In general, I think people who love autumn are a bit strange. To me it seems a negative, downhill time of year, but on a day like today when the sun’s shining, the birds are singing and the garden’s not yet a soggy, decaying mess, I’m prepared to cut autumn some slack. Even more so when I can pop into the garden and still rustle up a small vase of pink lovelies.
In today’s vase are a few Rosa St Swithuns, Salvia Cerro Potosi,
a random (out of focus) Pelargonium,
and plenty of bright pink Flower Carpet roses, as well as three stems of silvery Phlomis italica for foliage.
Why don’t you pop over to Cathy’s blog to see her spectacular fireworks inspired Monday creation?
I’ve blogged numerous times about the St Helens Duver – the National Trust owned area of heathland opposite where we live – but not recently. (For a while I contributed regularly to a wildflower meme, and you can see the posts by selecting the ‘Wildflower Wednesday’ category).
Sunday’s sunshine, after Saturday’s grey, was such a treat I’m taking you on the usual circuit and sharing a few wild flowers along the way.
These hips are so fabulous I’d be tempted to pick a few, but they’re on a bramble clad bank between the path and the road and therefore completely inaccessible. I’ll just have to admire from a distance.
whilst looking the other way, I spied a number of glowing Iris foetidissima seed heads.
At the bottom of the path, looking back across Bembridge Harbour, you can see over to Brading Haven yacht club. There was plenty of activity there today, but rather them than me.
(I did actually sail a lot in my twenties, including racing back from Lisbon to Southampton, and from Aarhus in Denmark across the North Sea and round the top of Scotland to the Clyde. These days I’d generally rather be on dry land, but seeing the jolly sails on such a beautiful day did start to make me wonder….)
The grassland above is one of the sites of the fantastic drifts of sea thrift Armeria maritima during May, which I’ve blogged about here. There are still a few clinging on,
together with the odd chamomile – I think this is Chamaemelum nobile.
Rounding the corner and onto the beach I saw the dinghies has beaten me there!
And, while I’m diverging from the flowers, just thought I’d share a picture of Nimbus, in honour of his upcoming ninth birthday.
And finally, also nothing to do with flowers, anyone else devastated by tonight’s Strictly outcome?
Today’s ‘End of Month View’ features photos actually taken on Friday as it was such a beautiful day I was compelled to capture it.
This first view is over the statuesque Ricinus communis ‘Carmencita’ to Bembridge harbour beyond. Amazing to think that, as a half hardy annual, the Ricinus was just a seed eight months ago!
Walking across the decking there are still blooms on the Pelargonium ‘Surcouf’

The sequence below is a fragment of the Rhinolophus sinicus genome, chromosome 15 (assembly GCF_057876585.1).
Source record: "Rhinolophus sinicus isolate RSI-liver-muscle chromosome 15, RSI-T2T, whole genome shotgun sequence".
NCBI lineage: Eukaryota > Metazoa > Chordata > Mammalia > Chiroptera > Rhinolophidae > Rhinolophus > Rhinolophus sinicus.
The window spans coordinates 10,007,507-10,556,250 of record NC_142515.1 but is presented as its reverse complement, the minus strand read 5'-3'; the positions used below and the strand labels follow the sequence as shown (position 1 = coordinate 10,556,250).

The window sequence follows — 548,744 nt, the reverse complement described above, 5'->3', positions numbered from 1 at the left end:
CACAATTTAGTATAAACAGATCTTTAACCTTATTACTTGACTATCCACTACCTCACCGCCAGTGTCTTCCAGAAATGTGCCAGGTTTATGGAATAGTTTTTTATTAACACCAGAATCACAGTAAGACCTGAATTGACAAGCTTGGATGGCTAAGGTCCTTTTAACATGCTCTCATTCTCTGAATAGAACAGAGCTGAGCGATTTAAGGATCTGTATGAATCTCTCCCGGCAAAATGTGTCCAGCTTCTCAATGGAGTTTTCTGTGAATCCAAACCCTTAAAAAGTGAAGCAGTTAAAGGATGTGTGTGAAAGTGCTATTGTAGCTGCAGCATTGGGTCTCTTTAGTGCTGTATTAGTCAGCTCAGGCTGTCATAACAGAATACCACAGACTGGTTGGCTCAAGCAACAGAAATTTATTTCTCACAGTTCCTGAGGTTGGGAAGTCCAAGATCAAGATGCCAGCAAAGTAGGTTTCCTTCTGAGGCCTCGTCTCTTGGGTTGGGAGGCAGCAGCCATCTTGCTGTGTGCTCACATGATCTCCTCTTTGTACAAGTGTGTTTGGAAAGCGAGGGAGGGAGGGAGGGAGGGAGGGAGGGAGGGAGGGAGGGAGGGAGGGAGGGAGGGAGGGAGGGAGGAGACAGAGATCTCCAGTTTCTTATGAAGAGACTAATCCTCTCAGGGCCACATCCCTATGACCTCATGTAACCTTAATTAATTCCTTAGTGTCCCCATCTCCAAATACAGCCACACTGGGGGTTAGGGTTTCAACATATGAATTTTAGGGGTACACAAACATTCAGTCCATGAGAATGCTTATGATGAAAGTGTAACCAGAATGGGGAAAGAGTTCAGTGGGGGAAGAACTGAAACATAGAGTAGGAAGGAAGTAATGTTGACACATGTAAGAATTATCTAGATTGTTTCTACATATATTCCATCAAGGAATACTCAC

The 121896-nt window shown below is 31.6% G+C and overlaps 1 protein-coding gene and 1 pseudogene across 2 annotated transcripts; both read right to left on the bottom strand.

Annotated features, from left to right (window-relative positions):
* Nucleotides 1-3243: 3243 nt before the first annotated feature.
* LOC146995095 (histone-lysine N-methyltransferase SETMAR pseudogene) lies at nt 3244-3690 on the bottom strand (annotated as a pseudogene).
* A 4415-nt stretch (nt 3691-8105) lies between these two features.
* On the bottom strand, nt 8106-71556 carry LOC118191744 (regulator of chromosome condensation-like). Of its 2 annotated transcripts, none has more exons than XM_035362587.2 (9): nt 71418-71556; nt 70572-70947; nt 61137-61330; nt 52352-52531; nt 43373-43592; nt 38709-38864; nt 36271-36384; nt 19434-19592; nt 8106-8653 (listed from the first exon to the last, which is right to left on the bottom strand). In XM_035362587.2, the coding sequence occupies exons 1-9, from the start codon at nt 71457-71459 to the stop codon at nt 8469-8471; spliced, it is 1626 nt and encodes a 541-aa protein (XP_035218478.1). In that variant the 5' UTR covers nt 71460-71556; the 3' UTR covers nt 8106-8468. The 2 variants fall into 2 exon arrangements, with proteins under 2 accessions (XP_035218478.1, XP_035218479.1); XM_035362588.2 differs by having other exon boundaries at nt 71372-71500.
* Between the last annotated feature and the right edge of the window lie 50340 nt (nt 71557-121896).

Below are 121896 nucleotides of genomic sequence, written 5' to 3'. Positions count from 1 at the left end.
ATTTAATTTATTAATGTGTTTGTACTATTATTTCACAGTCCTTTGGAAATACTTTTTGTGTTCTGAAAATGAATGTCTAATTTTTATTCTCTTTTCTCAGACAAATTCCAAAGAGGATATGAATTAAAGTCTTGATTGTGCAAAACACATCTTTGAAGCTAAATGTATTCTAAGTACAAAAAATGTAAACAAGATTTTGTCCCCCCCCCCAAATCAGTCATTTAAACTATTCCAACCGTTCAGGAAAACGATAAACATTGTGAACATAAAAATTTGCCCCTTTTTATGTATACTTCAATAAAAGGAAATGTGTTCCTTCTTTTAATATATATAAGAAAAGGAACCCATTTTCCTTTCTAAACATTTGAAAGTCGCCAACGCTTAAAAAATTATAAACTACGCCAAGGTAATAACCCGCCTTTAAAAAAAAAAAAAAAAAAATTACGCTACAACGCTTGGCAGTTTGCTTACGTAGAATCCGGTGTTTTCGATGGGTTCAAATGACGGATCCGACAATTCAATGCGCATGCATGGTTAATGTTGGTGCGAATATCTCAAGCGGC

The Swing Beds still have a bit of colour, largely from the Salvias, but also the Verbena bonariensis and a few asters and roses
The pergola is luxuriantly draped in Clematis cirrhosa ‘Freckles’, but surely the amazing thing about this shot is the colour of the sky!
This Grass Bed photo is one of total chaos, and is in fact is no longer representative as I spent Saturday afternoon pulling out all the spent annuals and rediscovering the Stipa tenuissima at the back, which give the bed its name. Dozens and dozens of Nasturtium seeds fell onto the bed as I was clearing, so next year they’ll be back with a similar vengeance unless I’m very determined.
I finally got my bulb order in last weekend and this bed is destined to be one of the beneficiaries. Last year the vast majority of bulbs planted here were eaten by some critter or other, so I’m hoping next year will be more successful.
it’s already come a long way from this twig (see to the left of this photo from April). I wonder if next year it will flower?
With thanks to Steve, at Glebe House Garden, who now hosts End of Month views.
Although a rather grey day, this was another bucket list garden, and despite it being the OH’s birthday weekend, I was indulged with a visit (although I did have to pay for lunch!)
Hauser and Wirth is a fabulous arts centre near Bruton in Somerset and was created from a number of historic farm buildings a couple of years ago.
Behind the gallery, Piet Oudolf has designed a 1.5 acre perennial meadow. The garden exhibited the classic Oudolf approach to design, relying on contrasting forms and textures for interest, rather than clever colour combinations.
There were numerous planting combinations that were just that bit different, and, as with another Oudolf garden, Scampston Hall (which I visited a couple of years ago), there was a comprehensive plant list, so it was good to be able to identify less obvious plants.
And of course, there were plenty of grasses.